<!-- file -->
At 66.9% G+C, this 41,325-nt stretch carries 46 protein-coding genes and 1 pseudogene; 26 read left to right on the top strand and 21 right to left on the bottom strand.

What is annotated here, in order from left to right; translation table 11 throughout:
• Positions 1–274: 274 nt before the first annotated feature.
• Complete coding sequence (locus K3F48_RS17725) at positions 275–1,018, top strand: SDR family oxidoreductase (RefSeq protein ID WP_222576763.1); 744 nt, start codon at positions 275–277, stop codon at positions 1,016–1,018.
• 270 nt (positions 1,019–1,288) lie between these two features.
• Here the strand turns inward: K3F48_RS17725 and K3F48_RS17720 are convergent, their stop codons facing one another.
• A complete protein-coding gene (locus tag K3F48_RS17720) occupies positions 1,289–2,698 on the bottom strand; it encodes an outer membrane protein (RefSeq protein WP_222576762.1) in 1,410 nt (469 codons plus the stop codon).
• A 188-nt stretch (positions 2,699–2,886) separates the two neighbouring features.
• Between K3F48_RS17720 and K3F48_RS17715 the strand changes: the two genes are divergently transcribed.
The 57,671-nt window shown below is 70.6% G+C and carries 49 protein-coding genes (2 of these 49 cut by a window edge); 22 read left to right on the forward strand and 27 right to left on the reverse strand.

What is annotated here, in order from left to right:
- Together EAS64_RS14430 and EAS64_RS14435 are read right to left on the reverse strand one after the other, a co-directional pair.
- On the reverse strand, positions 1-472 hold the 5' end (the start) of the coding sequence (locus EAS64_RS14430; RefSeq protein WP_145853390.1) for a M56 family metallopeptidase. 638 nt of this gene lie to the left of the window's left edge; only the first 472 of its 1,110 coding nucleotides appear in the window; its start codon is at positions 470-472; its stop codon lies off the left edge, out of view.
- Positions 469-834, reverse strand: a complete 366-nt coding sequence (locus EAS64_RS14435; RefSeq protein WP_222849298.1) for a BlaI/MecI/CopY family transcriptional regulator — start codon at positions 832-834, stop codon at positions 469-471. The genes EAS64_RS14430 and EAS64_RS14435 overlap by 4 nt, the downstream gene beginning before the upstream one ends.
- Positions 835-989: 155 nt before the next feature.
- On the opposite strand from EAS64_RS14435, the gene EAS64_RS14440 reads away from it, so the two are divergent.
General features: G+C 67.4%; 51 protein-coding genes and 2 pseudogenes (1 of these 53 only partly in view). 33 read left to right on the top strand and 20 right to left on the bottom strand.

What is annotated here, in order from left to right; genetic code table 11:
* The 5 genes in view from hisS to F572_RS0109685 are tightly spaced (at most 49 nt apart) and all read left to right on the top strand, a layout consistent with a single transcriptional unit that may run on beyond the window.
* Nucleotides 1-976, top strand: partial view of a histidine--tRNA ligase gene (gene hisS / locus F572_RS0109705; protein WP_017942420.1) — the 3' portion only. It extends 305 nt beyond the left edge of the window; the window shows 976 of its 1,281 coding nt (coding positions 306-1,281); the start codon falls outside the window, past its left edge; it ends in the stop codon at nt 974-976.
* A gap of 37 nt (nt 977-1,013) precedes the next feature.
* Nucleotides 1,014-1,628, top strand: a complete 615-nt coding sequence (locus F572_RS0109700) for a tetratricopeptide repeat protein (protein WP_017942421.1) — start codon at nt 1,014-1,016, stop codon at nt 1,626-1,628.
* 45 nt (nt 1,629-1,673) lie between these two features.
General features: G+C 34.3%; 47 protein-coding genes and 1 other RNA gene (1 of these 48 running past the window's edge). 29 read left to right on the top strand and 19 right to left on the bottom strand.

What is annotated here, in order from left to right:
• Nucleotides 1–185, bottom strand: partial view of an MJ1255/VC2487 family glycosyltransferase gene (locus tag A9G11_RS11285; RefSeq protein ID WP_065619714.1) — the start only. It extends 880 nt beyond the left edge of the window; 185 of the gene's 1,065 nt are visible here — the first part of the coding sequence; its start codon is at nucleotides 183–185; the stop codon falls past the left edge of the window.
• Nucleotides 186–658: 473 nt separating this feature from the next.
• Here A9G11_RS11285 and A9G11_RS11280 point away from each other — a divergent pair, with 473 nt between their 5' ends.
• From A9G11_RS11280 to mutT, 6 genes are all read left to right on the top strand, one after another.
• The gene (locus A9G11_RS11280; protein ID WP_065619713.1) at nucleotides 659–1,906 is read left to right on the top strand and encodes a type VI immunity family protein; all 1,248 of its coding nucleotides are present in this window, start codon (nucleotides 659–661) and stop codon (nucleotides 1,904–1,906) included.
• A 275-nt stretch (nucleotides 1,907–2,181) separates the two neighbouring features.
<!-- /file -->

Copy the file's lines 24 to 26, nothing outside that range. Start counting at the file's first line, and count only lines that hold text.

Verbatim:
General features: G+C 34.3%; 47 protein-coding genes and 1 other RNA gene (1 of these 48 running past the window's edge). 29 read left to right on the top strand and 19 right to left on the bottom strand.

What is annotated here, in order from left to right:
• Nucleotides 1–185, bottom strand: partial view of an MJ1255/VC2487 family glycosyltransferase gene (locus tag A9G11_RS11285; RefSeq protein ID WP_065619714.1) — the start only. It extends 880 nt beyond the left edge of the window; 185 of the gene's 1,065 nt are visible here — the first part of the coding sequence; its start codon is at nucleotides 183–185; the stop codon falls past the left edge of the window.